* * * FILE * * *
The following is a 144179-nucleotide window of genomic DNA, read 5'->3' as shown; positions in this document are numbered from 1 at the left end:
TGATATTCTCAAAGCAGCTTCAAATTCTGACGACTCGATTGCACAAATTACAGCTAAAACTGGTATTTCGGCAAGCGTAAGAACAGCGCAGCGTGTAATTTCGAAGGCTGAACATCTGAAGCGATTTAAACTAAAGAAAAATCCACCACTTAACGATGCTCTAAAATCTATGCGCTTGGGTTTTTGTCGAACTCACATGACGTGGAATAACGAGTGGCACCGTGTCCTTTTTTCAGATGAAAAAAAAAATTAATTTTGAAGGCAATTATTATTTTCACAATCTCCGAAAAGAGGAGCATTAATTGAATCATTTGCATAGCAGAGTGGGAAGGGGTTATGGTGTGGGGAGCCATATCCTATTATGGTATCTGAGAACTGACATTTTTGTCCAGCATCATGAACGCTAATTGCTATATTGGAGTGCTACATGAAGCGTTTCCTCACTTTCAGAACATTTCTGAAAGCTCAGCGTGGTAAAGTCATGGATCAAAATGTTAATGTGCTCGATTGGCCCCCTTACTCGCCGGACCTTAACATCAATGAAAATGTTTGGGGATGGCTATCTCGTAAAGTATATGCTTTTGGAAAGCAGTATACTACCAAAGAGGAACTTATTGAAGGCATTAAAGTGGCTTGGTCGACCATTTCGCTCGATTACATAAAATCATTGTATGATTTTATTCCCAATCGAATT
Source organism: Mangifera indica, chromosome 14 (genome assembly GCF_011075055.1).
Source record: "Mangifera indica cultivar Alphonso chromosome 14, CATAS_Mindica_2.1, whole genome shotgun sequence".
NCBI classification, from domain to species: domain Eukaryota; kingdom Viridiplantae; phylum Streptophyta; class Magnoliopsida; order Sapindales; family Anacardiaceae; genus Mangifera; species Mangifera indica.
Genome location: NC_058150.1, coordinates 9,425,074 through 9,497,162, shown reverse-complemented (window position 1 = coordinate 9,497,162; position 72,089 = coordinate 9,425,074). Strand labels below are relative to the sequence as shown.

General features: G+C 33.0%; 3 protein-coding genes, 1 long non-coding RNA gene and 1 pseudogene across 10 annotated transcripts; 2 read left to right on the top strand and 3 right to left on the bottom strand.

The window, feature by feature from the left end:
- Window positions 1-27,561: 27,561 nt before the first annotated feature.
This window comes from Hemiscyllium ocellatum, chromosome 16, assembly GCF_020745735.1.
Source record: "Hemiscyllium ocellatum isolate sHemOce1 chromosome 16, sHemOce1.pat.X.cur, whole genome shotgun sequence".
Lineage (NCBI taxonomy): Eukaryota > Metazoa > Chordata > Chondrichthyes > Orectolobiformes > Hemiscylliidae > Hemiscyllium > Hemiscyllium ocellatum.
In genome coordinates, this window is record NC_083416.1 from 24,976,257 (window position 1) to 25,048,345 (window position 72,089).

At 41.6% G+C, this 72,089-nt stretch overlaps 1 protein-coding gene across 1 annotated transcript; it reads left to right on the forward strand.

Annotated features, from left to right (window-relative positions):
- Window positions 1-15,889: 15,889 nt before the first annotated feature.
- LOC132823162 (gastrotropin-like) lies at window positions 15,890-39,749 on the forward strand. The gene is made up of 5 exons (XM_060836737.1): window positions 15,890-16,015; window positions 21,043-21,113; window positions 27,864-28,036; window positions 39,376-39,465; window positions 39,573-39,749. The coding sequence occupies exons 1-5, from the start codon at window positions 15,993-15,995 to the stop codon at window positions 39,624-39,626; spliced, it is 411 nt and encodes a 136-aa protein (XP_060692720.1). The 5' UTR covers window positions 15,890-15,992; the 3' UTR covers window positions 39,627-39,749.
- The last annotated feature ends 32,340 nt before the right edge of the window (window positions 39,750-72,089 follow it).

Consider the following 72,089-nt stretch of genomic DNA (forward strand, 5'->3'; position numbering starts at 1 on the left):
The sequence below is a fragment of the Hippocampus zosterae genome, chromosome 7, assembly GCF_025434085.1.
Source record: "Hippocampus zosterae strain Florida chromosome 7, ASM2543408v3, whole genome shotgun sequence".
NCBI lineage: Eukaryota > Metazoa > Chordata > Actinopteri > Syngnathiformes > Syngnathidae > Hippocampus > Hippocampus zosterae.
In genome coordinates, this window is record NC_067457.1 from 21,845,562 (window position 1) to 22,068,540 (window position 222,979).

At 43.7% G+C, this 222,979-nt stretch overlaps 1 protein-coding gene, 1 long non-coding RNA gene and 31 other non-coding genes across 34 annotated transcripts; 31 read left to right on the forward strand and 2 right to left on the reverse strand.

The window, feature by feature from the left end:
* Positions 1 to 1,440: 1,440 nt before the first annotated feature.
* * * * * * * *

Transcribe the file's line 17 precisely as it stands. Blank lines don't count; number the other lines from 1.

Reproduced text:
- LOC132823162 (gastrotropin-like) lies at window positions 15,890-39,749 on the forward strand. The gene is made up of 5 exons (XM_060836737.1): window positions 15,890-16,015; window positions 21,043-21,113; window positions 27,864-28,036; window positions 39,376-39,465; window positions 39,573-39,749. The coding sequence occupies exons 1-5, from the start codon at window positions 15,993-15,995 to the stop codon at window positions 39,624-39,626; spliced, it is 411 nt and encodes a 136-aa protein (XP_060692720.1). The 5' UTR covers window positions 15,890-15,992; the 3' UTR covers window positions 39,627-39,749.